Learning Theology with the Church Fathers is Christopher A. Hall’s sequel to Reading Scripture with the Church Fathers (the third in the trilogy is Worshiping with the Church Fathers).  In this book, Hall examines various theological questions, taking the question of the divinity of Christ as his jumping-off point.  The examination of the question at hand is always narrowed to certain Church Fathers, never the entire corpus of Patristic thought on each issue, an approach that keeps the book to a reasonable, readable length.  For example, in the chapter “Christ the Son, Begotten and Not Made”, he draws principally from St. Athanasius.  In “The Mystery and Wonder of the Trinity”, our guides for the journey are St. Gregory of Nazianzus and St. Augustine of Hippo.

Other issues Hall sheds Patristic upon are the two natures of Christ, the Holy Spirit, the question of sin & grace, providence, the love of God, Scripture, ecclesiology, and the Resurrection (the final one).  He realised whilst writing that the topics covered weren’t enough, that something more needs to be said.  The third volume will help us draw nearer to the mind and life of the Fathers, for these men were not mere academics but practising, preaching, and worshipping pastors—thus, the question of Patristic worship is important.

The best things about this book are:  i. It blew my mind.  ii. It made me want to read more of the Church Fathers.  Each of these will receive a post of its own later.  Some other, more general comments on the book are the order for today, however.

My favourite chapters of this book were those that dealt with what I think of as theology proper—God the Father, God the Son, and God the Holy Spirit.  Thus, “Christ the Son, Begotten and Not Made”, “The Mystery and Wonder of the Trinity”, “Christ Divine and Human”, and “On the Holy Spirit” especially, although “God’s Wise and Loving Providence” helped draw me closer to an understanding of impassibility, a doctrine I am not yet comfortable with.  This may be that I do not fully understand what it means for God to be impassible; it may be that I am clouded and biased by my 21st-century ways; it may be that the Fathers are wrong.  The last option makes me very uncomfortable, because I tend to agree with things they all agree about.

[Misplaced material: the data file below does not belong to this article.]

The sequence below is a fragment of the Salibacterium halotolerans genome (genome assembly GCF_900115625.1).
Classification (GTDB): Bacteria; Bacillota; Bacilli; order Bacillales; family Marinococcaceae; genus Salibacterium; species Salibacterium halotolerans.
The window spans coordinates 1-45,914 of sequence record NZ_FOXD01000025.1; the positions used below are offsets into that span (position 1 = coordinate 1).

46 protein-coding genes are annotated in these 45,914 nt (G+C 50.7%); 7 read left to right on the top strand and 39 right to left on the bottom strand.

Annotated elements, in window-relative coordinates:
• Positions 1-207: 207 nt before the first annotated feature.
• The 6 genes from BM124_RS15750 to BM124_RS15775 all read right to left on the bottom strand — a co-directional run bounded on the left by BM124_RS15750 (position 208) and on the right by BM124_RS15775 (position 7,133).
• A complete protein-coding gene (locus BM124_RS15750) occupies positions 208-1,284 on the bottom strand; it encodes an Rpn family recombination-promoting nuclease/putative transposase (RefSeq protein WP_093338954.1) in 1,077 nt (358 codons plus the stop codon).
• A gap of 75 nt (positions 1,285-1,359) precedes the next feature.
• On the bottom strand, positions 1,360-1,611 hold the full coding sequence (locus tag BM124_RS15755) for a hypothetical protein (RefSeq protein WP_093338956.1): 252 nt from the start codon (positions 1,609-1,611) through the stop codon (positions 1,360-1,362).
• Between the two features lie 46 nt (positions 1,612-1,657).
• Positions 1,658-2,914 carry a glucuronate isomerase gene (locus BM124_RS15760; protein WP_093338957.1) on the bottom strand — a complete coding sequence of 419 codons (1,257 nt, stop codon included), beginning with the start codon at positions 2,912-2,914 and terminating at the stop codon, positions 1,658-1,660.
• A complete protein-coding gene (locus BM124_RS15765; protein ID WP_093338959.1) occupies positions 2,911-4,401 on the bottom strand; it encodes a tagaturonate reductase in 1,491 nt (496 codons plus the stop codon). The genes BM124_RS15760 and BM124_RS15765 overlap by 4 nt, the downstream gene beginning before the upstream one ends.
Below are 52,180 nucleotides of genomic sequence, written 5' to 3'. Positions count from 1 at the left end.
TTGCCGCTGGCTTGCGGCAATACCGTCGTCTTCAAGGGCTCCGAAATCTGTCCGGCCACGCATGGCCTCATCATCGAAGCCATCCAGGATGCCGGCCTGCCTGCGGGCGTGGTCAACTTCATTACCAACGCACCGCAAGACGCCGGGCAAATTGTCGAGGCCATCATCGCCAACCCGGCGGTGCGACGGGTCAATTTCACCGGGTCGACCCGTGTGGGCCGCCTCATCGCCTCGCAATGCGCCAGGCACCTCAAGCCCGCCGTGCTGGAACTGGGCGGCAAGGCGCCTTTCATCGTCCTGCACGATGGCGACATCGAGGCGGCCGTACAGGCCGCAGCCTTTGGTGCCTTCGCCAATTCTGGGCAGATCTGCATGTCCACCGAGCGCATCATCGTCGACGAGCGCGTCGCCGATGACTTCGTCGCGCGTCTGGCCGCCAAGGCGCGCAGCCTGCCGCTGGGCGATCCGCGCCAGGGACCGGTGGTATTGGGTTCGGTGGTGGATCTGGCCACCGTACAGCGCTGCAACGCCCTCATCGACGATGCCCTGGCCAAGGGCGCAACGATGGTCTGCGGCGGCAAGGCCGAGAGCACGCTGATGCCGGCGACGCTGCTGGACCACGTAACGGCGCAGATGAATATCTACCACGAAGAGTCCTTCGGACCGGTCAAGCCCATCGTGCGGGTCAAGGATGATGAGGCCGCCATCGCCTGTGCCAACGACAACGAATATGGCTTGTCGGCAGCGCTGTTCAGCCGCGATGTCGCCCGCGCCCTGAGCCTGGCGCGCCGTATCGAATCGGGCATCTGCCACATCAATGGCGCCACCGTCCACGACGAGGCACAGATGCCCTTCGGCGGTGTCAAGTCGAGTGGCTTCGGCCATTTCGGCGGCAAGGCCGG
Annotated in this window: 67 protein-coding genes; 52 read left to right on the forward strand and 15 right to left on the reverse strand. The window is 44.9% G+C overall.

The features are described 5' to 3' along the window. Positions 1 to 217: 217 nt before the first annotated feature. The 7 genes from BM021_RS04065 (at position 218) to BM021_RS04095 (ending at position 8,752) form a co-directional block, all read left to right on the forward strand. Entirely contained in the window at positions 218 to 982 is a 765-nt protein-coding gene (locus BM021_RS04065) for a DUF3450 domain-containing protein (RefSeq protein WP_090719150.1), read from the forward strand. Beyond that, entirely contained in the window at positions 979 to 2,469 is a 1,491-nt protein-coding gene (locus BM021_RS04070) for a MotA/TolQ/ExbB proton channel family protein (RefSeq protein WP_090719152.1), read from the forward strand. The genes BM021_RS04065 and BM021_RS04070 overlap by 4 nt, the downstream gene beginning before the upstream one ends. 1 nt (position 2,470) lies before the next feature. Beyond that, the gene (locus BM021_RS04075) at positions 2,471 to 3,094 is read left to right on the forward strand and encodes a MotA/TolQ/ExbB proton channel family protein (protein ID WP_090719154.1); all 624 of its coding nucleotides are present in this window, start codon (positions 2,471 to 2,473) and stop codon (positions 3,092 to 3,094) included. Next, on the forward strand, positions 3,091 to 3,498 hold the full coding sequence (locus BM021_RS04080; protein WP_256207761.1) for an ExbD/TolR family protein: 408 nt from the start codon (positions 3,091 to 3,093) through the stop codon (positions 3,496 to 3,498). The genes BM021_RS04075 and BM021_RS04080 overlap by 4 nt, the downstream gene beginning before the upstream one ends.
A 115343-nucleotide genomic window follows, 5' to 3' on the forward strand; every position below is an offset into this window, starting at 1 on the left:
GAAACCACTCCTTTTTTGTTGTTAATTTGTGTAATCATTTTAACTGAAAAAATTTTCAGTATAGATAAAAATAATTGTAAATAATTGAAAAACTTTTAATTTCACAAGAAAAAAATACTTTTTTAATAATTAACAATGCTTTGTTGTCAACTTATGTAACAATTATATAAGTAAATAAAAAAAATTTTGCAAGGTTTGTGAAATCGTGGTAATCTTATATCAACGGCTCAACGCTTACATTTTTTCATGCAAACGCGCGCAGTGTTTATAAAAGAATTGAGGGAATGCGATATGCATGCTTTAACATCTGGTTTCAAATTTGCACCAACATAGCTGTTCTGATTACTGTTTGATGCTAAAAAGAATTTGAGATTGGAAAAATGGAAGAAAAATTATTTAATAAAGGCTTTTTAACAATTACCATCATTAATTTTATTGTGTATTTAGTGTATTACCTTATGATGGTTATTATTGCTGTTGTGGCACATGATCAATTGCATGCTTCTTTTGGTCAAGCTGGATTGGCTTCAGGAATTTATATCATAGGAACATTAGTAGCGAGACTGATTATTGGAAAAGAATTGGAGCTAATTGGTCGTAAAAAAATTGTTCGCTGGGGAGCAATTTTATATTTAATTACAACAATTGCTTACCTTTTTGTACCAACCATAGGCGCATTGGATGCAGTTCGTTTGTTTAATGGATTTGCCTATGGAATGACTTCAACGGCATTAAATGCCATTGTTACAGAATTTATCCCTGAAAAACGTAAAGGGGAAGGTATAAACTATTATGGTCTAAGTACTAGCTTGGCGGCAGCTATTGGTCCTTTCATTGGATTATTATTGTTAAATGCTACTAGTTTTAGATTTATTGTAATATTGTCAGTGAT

One of the aspects of Patristic thought that this book helps to draws out is its focus on real, live theology.  These days, a lot of people talk about something called “theology”, but it’s really a Christian or biblical approach to certain issues—such as eco-theology and ethics, but even at times ecclesiology, sacramental theology, liturgical theology.  Very rarely do we say, “Gee, who on earth is God?”  The Fathers did.  Who is Jesus?  How does the nature of who Jesus is affect the way we live, think, are saved?  Who is the Father?  Who is the Holy Spirit?  How on earth are there three Gods and one God all at the same time?  The Fathers addressed these foundational issues, and then from this truly theological framework—one always rooted in the foundations of Scripture and tradition—dealt with other issues, such as justification and ethics.

Hall attempts to give Nestorius and Pelagius a fair hearing in this book, but at no point does he act as though the teachings attached to their names are legitimate orthodoxy.  This is a dangerous but admirable trait.  When we look at these figures of church history, we have to realise that every saint was also a sinner, and every sinner a potential saint.  And sometimes people said things that they didn’t necessarily mean, or hadn’t thought through properly, or expressed badly, or their followers took their arguments to their logical, heretical conclusions.[1]

Sometimes you want more than a mere exegesis of the Fathers as they exegete Scripture and tradition, bringing them to bear on the theological questions at hand.  Sometimes I want to know more than just what this one Father taught, more than just this one thought on a question.  Sometimes I want to see objections to these thoughts, or counter-arguments to objections in my mind, or a thorough “modern” rationale for these ideas.  At times, these elements are lacking, but not always.  When they are present, Hall sometimes takes too long going about it, and this may be why he avoids it sometimes.  It may also be that his mind did not conceive of the same counter-arguments to the statements of the Fathers as mine did.  However, this is not meant to be a complete display of all of Patristic thought on these questions, nor even on all questions, since some never even arise.

The authors presented by Christopher A. Hall in Learning Theology with the Church Fathers are all major thinkers of the Patristic age, and their thoughts tend to be representative of the ideological climate surrounding the theological questions he addresses.  This book, as a result, is a good book to inspire people to explore the field of Patristics and Patristic theology further.


[1] This happens today with certain types of Calvinist.